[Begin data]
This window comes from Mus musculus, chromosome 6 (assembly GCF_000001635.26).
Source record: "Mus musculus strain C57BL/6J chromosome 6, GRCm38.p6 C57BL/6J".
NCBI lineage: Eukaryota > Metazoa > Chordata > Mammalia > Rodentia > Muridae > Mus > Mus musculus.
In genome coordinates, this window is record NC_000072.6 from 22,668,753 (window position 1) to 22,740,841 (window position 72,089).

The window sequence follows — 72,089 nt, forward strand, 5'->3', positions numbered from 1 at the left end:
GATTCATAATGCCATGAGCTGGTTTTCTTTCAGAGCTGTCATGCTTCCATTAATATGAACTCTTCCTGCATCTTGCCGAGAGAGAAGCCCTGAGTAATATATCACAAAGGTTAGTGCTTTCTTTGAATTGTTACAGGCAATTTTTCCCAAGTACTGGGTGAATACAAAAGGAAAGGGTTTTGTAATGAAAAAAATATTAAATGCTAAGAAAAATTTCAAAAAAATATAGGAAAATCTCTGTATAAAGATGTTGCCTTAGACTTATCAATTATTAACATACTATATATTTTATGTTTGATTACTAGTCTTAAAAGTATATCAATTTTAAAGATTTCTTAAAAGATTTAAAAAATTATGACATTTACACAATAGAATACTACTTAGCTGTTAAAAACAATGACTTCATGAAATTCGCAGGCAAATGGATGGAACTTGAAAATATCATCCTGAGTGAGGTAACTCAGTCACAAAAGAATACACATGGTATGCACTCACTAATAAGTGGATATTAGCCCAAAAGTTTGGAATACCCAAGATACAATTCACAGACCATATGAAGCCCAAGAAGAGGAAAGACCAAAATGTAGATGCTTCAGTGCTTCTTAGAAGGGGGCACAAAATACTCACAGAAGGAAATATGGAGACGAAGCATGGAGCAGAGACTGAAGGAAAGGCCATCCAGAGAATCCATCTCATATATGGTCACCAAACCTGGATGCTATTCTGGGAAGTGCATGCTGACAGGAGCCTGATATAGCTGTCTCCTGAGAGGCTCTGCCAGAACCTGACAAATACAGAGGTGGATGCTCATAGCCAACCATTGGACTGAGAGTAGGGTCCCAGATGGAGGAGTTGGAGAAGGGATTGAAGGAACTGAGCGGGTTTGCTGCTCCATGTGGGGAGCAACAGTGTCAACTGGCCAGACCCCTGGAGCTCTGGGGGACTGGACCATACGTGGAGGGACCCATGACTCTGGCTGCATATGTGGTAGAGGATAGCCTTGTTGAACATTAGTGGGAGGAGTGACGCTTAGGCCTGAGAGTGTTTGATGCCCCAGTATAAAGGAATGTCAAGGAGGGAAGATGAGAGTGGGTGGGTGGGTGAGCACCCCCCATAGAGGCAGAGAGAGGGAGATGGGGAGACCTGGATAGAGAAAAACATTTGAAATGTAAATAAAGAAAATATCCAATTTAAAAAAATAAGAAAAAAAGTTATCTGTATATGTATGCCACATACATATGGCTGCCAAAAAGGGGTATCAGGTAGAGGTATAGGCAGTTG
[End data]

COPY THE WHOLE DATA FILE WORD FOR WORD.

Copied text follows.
This window comes from Mus musculus, chromosome 6 (assembly GCF_000001635.26).
Source record: "Mus musculus strain C57BL/6J chromosome 6, GRCm38.p6 C57BL/6J".
NCBI lineage: Eukaryota > Metazoa > Chordata > Mammalia > Rodentia > Muridae > Mus > Mus musculus.
In genome coordinates, this window is record NC_000072.6 from 22,668,753 (window position 1) to 22,740,841 (window position 72,089).

The window sequence follows — 72,089 nt, forward strand, 5'->3', positions numbered from 1 at the left end:
GATTCATAATGCCATGAGCTGGTTTTCTTTCAGAGCTGTCATGCTTCCATTAATATGAACTCTTCCTGCATCTTGCCGAGAGAGAAGCCCTGAGTAATATATCACAAAGGTTAGTGCTTTCTTTGAATTGTTACAGGCAATTTTTCCCAAGTACTGGGTGAATACAAAAGGAAAGGGTTTTGTAATGAAAAAAATATTAAATGCTAAGAAAAATTTCAAAAAAATATAGGAAAATCTCTGTATAAAGATGTTGCCTTAGACTTATCAATTATTAACATACTATATATTTTATGTTTGATTACTAGTCTTAAAAGTATATCAATTTTAAAGATTTCTTAAAAGATTTAAAAAATTATGACATTTACACAATAGAATACTACTTAGCTGTTAAAAACAATGACTTCATGAAATTCGCAGGCAAATGGATGGAACTTGAAAATATCATCCTGAGTGAGGTAACTCAGTCACAAAAGAATACACATGGTATGCACTCACTAATAAGTGGATATTAGCCCAAAAGTTTGGAATACCCAAGATACAATTCACAGACCATATGAAGCCCAAGAAGAGGAAAGACCAAAATGTAGATGCTTCAGTGCTTCTTAGAAGGGGGCACAAAATACTCACAGAAGGAAATATGGAGACGAAGCATGGAGCAGAGACTGAAGGAAAGGCCATCCAGAGAATCCATCTCATATATGGTCACCAAACCTGGATGCTATTCTGGGAAGTGCATGCTGACAGGAGCCTGATATAGCTGTCTCCTGAGAGGCTCTGCCAGAACCTGACAAATACAGAGGTGGATGCTCATAGCCAACCATTGGACTGAGAGTAGGGTCCCAGATGGAGGAGTTGGAGAAGGGATTGAAGGAACTGAGCGGGTTTGCTGCTCCATGTGGGGAGCAACAGTGTCAACTGGCCAGACCCCTGGAGCTCTGGGGGACTGGACCATACGTGGAGGGACCCATGACTCTGGCTGCATATGTGGTAGAGGATAGCCTTGTTGAACATTAGTGGGAGGAGTGACGCTTAGGCCTGAGAGTGTTTGATGCCCCAGTATAAAGGAATGTCAAGGAGGGAAGATGAGAGTGGGTGGGTGGGTGAGCACCCCCCATAGAGGCAGAGAGAGGGAGATGGGGAGACCTGGATAGAGAAAAACATTTGAAATGTAAATAAAGAAAATATCCAATTTAAAAAAATAAGAAAAAAAGTTATCTGTATATGTATGCCACATACATATGGCTGCCAAAAAGGGGTATCAGGTAGAGGTATAGGCAGTTG